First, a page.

We know the area as Melville today, but if you look at some of the maps from before the Civil War it was called “Portsmouth Grove.”  It was the site of a recreational park with games (ten pin bowling) and rides (like a merry go round). There was a dock for the steam ships to bring customers for a day of fun and recreation. During the Civil War it was the location of Lovell Hospital.  After the war all signs of the hospital vanished after an auction was held to move buildings and equipment off the ground.  Many old homes in the Portsmouth area have additions or woodwork from the old hospital.  The land became private again.

Bradford Coaling Station

In 1901 the Bradford Coaling Station was constructed in the area in order to supply coal to steamers and military transports navigating Narragansett Bay.   Coal was stored until it was loaded onto ships.  Bradford was named for Rear Admiral Royal Bird Bradford whose job was to supply coal to American warships throughout the world.  Vintage postcards from “Bradford, Rhode Island” show images of the coaling station and a battleship in the background. By 1910 the Post Office became known by the name “Bradford.”

By 1914 the Post Office began to be called “Melville.”  At that time the

Admiral Melville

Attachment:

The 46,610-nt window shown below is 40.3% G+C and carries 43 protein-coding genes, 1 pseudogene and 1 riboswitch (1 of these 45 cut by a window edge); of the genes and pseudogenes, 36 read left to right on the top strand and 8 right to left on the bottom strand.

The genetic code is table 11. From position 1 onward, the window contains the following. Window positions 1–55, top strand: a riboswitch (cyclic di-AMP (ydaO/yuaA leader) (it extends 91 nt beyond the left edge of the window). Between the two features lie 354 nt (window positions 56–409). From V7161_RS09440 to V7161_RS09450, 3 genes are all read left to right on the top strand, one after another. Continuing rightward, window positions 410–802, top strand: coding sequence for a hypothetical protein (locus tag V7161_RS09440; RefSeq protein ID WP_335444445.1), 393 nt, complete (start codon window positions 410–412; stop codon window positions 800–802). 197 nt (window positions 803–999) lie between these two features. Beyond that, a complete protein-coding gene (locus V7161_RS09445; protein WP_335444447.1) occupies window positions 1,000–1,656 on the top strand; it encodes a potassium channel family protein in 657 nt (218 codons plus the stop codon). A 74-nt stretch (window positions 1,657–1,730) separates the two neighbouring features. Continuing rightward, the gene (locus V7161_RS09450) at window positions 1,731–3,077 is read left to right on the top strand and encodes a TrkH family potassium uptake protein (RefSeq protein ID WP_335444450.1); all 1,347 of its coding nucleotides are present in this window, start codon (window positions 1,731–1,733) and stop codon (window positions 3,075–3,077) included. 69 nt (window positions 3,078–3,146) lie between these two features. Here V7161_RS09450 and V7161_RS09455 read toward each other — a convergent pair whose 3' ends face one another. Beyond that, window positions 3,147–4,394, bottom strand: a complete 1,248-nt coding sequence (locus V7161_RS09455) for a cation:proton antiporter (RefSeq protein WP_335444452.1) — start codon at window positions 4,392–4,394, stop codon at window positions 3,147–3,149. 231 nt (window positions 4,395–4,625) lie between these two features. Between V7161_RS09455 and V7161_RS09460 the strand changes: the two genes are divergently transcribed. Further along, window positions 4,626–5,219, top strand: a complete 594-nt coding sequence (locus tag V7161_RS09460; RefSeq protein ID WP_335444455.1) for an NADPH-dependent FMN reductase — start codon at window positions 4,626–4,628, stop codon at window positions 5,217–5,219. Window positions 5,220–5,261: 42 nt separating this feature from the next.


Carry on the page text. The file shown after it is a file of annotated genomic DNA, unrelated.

coaling station was converted to the Melville Oil Depot.  It was named for Admiral George Wallace Melville.  He had been in the Navy during the Civil War and made heroic Arctic expeditions.  He administered the Bureau of Steam Engineering, but he did pioneering work that opened the way for the Navy to power its ships with oil.

The Melville area played a vital role in the war effort during World War II. The Patrol Torpedo Boat training base at Melville was commissioned in the spring of 1942.  In November of 1945 the PT base at Melville was de-commissioned, but by then it had trained approximately 2,500 officers and 20,000 men for duty on PT boats. The base was known as the Motor Torpedo Boat Squadron Training Center at Melville. The small but fast PT boats saw duty in the Pacific against the Japanese and were used in the Atlantic and Mediterranean as well.

Approximately 45 different squadrons of PT boats were trained at Melville which was the only training facility for these boats. Captain William C. Speech was the commanding officer of Melville. The training period consisted of a three month course with one of those months onboard a PT Boat.  John F. Kennedy was one of those trained at Melville.  On September 27, 1942, Kennedy entered the Training Center. He was promoted to lieutenant (junior grade) during the training.  He completed his training there on December 2 and he took over command of a torpedo boat in early 1943. He ended up in the Pacific and the story of the sinking of PT 109 and Kennedy’s rescue of a crew member became famous when Kennedy ran for President.  The PT crews received a number of commendations for heroism and the small but swift PT boat was recognized for its value in the war effort.

Today Melville is known as a recreational and boating area.